Here is an example of tax sparing from Article 21 of the 1993 tax treaty between Indonesia and the United Kingdom,:
For the purposes of paragraph (1) of this Article, the term “Indonesian tax payable” shall be deemed to include any amount which would have been payable as Indonesian tax for any year but for an exemption or reduction of tax granted for the year….”In this type of provision, an amount of tax would be credited by the taxpayer’s home country (presumably the UK) in accordance with the standard double tax relief provisions of the treaty even though not ultimately paid to the source country (presumably Indonesia).
If the residence country does not tax foreign income (i.e., is an exemption or territorial system as the UK is now), tax sparing would be pointless since the incentive in the source country accomplishes the desired result of nontaxation unilaterally. Yet this paper finds a surprising result: tax sparing increases FDI even after a treaty partner switches to a territorial system.
Here is the abstract:
The governments of many developing countries seek to attract inbound foreign direct investment (FDI) through the use of tax incentives for multinational corporations (MNCs). The effectiveness of these tax incentives depends crucially on MNCs' residence country tax regime, especially where the residence country imposes worldwide taxation on foreign income. Tax sparing provisions are included in many bilateral tax treaties to prevent host country tax incentives being nullified by residence country taxation.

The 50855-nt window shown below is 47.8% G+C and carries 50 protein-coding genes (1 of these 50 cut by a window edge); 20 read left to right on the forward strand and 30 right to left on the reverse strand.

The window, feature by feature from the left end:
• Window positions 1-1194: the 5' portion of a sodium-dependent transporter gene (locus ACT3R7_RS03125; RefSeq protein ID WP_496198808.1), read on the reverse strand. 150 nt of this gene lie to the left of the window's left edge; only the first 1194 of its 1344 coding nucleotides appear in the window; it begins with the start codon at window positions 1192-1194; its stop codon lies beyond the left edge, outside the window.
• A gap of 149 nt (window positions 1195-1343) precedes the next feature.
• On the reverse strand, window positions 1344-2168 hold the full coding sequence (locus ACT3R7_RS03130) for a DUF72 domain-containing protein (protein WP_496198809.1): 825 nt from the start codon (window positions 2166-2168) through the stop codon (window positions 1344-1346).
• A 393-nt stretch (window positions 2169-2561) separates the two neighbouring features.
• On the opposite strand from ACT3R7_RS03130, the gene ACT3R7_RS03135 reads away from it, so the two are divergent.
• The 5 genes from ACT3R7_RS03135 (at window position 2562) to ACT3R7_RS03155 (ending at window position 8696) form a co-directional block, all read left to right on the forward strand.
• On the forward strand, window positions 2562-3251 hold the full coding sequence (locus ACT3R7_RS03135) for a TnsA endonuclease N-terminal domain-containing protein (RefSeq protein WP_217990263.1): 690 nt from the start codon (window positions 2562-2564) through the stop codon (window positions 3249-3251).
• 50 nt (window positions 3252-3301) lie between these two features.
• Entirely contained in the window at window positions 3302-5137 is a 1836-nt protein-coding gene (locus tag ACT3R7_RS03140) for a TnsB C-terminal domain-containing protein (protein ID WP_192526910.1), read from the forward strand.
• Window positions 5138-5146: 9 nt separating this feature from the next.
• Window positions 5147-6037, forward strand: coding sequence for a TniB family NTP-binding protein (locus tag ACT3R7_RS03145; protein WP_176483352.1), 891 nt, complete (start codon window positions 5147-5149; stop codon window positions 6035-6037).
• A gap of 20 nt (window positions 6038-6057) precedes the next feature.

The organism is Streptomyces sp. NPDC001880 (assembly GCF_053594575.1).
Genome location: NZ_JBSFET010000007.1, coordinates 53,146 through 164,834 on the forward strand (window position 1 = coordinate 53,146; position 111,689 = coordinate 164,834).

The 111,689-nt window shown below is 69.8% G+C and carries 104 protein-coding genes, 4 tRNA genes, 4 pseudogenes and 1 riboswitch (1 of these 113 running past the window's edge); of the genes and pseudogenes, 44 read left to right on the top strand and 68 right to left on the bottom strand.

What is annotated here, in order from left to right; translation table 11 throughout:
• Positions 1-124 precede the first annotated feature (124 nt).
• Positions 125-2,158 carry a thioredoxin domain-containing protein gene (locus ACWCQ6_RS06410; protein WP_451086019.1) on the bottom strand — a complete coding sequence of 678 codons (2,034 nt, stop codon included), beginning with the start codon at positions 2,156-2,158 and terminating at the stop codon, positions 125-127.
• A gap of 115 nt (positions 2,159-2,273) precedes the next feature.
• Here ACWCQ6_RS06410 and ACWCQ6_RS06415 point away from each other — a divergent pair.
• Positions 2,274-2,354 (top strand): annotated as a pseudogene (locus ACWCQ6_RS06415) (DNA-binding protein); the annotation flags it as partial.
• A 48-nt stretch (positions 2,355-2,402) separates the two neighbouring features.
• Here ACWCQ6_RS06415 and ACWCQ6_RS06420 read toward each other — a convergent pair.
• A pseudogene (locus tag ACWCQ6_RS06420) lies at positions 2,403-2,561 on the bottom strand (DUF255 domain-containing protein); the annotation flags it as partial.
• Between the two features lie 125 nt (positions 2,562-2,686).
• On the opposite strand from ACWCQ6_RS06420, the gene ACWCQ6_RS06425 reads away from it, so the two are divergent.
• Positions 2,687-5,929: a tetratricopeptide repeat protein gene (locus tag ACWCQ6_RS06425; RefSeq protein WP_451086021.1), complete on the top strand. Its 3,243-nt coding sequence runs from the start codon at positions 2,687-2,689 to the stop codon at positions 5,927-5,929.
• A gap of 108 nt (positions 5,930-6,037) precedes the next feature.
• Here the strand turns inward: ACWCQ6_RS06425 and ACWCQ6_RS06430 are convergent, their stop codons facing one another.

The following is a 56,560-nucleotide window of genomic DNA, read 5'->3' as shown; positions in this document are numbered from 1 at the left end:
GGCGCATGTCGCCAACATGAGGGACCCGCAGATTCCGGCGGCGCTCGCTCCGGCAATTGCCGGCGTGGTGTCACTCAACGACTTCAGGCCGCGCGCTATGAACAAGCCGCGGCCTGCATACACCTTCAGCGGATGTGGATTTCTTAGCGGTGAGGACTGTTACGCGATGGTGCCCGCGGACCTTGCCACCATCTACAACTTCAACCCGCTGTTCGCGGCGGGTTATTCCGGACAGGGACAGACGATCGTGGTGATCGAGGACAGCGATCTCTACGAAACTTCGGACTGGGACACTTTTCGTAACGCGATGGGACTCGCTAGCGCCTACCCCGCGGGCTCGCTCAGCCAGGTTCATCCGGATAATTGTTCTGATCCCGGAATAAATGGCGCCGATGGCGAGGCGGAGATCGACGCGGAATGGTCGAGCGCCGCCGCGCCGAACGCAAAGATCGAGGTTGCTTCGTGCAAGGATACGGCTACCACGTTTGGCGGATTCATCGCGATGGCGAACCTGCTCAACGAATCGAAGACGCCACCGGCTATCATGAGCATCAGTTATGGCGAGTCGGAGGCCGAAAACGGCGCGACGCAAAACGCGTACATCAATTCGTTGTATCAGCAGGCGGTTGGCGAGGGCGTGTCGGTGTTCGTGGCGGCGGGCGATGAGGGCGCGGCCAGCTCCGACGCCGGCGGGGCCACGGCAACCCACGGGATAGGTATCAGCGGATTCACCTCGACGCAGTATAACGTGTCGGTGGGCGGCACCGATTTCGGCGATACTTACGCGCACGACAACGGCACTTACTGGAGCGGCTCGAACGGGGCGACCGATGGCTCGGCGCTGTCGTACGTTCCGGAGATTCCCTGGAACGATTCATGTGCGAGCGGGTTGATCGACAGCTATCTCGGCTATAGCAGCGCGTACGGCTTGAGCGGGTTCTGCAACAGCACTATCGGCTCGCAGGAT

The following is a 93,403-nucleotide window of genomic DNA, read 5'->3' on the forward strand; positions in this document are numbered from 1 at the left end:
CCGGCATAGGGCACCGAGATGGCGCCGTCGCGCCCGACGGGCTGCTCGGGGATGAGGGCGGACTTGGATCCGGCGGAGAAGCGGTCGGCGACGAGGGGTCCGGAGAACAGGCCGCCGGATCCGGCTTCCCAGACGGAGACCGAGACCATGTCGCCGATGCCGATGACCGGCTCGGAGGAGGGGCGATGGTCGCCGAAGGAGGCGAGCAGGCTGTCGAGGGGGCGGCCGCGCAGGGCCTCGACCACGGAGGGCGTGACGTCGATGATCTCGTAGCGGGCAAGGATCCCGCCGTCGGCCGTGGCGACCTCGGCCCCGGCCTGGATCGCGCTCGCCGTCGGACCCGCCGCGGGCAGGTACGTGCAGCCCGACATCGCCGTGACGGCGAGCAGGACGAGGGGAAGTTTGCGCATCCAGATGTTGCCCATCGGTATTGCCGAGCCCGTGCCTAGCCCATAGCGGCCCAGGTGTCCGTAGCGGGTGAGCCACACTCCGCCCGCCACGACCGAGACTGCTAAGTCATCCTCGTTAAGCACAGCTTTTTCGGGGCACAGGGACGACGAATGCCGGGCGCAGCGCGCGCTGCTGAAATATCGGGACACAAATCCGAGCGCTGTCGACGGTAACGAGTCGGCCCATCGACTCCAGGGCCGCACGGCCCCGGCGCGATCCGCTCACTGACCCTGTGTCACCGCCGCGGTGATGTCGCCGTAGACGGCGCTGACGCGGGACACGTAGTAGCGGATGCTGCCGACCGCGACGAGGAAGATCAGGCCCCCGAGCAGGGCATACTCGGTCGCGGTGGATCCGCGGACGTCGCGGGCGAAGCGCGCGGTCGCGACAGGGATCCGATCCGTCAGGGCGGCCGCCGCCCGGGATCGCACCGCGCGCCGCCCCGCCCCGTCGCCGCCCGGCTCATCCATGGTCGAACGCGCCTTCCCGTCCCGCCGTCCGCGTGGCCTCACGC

We analyse the impact of tax sparing provisions using panel data on bilateral FDI stocks from 23 OECD countries in 113 developing and transition economies over the period 2002-2012, coding tax sparing provisions in all bilateral tax treaties among these countries. We find that tax sparing agreements are associated with 30 percent to 123 percent higher FDI. The estimated effect is concentrated in the year that tax sparing comes into force and the subsequent years, with no effects in prior years, and is thus consistent with a causal interpretation.
Four countries - Norway in 2004, and the U.K., Japan, and New Zealand in 2009 - enacted tax reforms that moved them from worldwide to territorial taxation, potentially changing the value of their preexisting tax sparing agreements. However, there is no detectable effect of these reforms on bilateral FDI in tax sparing countries, relative to nonsparing countries.
These results are consistent with tax sparing being an important determinant of FDI in developing countries for MNCs from both worldwide and territorial home countries. We also find that these territorial reforms are associated with increases in certain forms of bilateral foreign aid from residence countries to sparing countries, relative to nonsparing countries. This suggests that tax sparing and foreign aid may function as substitutes.The link to foreign aid is intriguing: it looks like compensation for the loss of a benefit. The OECD's Action Plans to counter BEPS are specifically designed to eliminate benefits like those created by tax sparing provisions. Is BEPS the end of tax sparing? If so, will BEPS also result in increased foreign aid?